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Sleeping with the Dictionary

Harryette Mullen (Author)


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Harryette Mullen's fifth poetry collection, Sleeping with the Dictionary, is the abecedarian offspring of her collaboration with two of the poet's most seductive writing partners, Roget's Thesaurus and The American Heritage Dictionary. In her ménage à trois with these faithful companions, the poet is aware that while Roget seems obsessed with categories and hierarchies, the American Heritage, whatever its faults, was compiled with the assistance of a democratic usage panel that included black poets Langston Hughes and Arna Bontemps, as well as feminist author and editor Gloria Steinem. With its arbitrary yet determinant alphabetical arrangement, its gleeful pursuit of the ludic pleasure of word games (acrostic, anagram, homophone, parody, pun), as well as its reflections on the politics of language and dialect, Mullen's work is serious play. A number of the poems are inspired or influenced by a technique of the international literary avant-garde group Oulipo, a dictionary game called S+7 or N+7. This method of textual transformation--which is used to compose nonsensical travesties reminiscent of Lewis Carroll's "Jabberwocky"--also creates a kind of automatic poetic discourse.

Mullen's parodies reconceive the African American's relation to the English language and Anglophone writing, through textual reproduction, recombining the genetic structure of texts from the Shakespearean sonnet and the fairy tale to airline safety instructions and unsolicited mail. The poet admits to being "licked all over by the English tongue," and the title of this book may remind readers that an intimate partner who also gives language lessons is called, euphemistically, a "pillow dictionary."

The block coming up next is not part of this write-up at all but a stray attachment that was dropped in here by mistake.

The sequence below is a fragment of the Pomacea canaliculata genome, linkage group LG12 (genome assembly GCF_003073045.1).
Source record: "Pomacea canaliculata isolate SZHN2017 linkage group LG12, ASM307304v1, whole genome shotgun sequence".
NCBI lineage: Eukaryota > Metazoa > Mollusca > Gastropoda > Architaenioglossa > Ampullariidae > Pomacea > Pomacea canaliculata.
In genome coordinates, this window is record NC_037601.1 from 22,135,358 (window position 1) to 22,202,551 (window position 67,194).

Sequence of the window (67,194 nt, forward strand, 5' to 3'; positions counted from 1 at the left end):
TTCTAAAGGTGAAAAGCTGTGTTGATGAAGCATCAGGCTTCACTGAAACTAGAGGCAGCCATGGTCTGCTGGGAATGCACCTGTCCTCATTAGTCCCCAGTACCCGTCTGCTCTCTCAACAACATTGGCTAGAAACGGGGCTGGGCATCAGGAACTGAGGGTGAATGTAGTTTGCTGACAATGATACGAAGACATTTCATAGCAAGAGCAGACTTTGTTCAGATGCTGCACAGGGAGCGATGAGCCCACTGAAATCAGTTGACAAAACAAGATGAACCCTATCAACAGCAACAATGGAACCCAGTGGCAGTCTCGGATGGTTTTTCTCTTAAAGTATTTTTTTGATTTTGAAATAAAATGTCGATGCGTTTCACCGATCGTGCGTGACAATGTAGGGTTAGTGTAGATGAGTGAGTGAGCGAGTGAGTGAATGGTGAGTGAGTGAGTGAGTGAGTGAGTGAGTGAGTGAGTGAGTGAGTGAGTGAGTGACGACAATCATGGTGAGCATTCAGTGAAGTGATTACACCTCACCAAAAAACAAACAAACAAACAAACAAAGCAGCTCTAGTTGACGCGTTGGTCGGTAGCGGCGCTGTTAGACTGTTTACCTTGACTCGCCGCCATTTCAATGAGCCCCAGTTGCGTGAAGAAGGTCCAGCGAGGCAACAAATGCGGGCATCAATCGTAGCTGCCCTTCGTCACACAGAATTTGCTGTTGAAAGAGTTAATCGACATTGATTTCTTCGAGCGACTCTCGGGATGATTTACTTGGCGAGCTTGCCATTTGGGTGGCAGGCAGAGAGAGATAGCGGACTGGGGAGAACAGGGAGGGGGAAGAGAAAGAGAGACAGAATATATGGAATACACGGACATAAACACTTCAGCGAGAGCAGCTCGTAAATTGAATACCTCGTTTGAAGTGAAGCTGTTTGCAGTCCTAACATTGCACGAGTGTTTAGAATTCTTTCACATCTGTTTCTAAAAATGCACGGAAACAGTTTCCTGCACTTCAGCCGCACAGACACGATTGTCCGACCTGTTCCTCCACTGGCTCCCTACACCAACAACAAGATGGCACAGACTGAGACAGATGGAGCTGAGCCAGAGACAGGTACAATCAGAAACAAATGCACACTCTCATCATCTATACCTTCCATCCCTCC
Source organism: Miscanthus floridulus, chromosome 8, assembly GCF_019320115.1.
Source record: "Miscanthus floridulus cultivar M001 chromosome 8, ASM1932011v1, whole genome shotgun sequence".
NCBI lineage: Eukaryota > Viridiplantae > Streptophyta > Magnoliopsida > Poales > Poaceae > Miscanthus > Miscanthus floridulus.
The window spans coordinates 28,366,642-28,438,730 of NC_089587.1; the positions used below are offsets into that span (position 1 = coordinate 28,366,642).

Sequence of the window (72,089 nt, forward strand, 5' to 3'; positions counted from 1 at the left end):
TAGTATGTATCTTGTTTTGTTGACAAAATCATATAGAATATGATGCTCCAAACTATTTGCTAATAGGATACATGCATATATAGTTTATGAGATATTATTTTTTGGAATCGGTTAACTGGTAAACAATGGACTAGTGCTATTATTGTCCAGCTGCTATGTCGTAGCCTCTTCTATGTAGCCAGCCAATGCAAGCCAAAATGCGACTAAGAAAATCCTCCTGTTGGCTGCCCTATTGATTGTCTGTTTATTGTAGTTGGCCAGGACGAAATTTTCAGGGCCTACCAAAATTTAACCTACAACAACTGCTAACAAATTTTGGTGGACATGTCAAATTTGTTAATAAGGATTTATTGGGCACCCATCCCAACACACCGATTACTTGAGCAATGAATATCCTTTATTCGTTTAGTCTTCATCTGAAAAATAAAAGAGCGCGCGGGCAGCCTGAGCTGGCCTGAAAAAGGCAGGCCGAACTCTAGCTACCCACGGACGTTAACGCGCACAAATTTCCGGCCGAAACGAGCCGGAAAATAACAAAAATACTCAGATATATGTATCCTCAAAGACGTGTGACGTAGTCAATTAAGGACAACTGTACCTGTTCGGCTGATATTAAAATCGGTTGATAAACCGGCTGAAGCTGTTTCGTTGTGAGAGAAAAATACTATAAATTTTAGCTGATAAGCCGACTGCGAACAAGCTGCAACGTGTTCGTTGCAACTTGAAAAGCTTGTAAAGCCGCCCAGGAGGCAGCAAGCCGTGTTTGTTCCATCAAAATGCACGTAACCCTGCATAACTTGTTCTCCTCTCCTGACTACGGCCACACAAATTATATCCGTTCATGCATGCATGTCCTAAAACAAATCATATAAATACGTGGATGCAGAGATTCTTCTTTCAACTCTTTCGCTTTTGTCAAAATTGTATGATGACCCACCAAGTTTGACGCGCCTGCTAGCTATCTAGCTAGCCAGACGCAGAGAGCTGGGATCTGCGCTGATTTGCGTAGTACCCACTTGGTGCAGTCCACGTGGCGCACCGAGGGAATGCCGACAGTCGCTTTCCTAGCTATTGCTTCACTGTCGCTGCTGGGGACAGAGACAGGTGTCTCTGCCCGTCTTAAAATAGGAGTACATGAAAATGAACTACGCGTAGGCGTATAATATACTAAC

All She Wrote
The Anthropic Principle
Any Lit
Ask Aden
Bilingual Instructions
Black Nikes
Bleeding Hearts
Bolsa Algodón
Coals to Newcastle, Panama Hats from Ecuador
Daisy Pearl
Dim Lady
Dream Cycle
European Folk Tale Variant
Exploring the Dark Content
Fancy Cortex
Free Radicals
The Gene for Music
Hitched to a Star
Junk Mail
Kamasutra Sutra
The Lunar Lutheran
Mantra for a Classless Society, or Mr. Roget’s Neighborhood
Music for Homemade Instruments
Naked Statues000
Natural Anguish
Once Ever After
O, ’Tis William
Outside Art
Present Tense
Quality of Life
Resistance Is Fertile
She Swam On from Sea to Shine
Sleeping with the Dictionary
Souvenir from Anywhere
Suzuki Method
Swift Tommy
Ted Joans at the Café Bizarre
Variation on a Theme Park
Way Opposite
We Are Not Responsible
Why You and I
Wino Rhino
Wipe That Simile Off Your Aphasia
Xenophobic Nightmare in a Foreign Language
X-ray Vision
Zen Acorn
Zombie Hat
Harryette Mullen is Associate Professor of English and African American Studies at the University of California, Los Angeles. She is the author of Tree Tall Woman (1981), Trimmings (1991), S*PeRM**K*T (1992), and Muse & Drudge (1995).
“Mullen goes all the way. She fools around shamelessly with meaning, indulges in language’s sensual pleasures, and entices her readers with the sounds and rhythms particular to American English.”—Georgia Review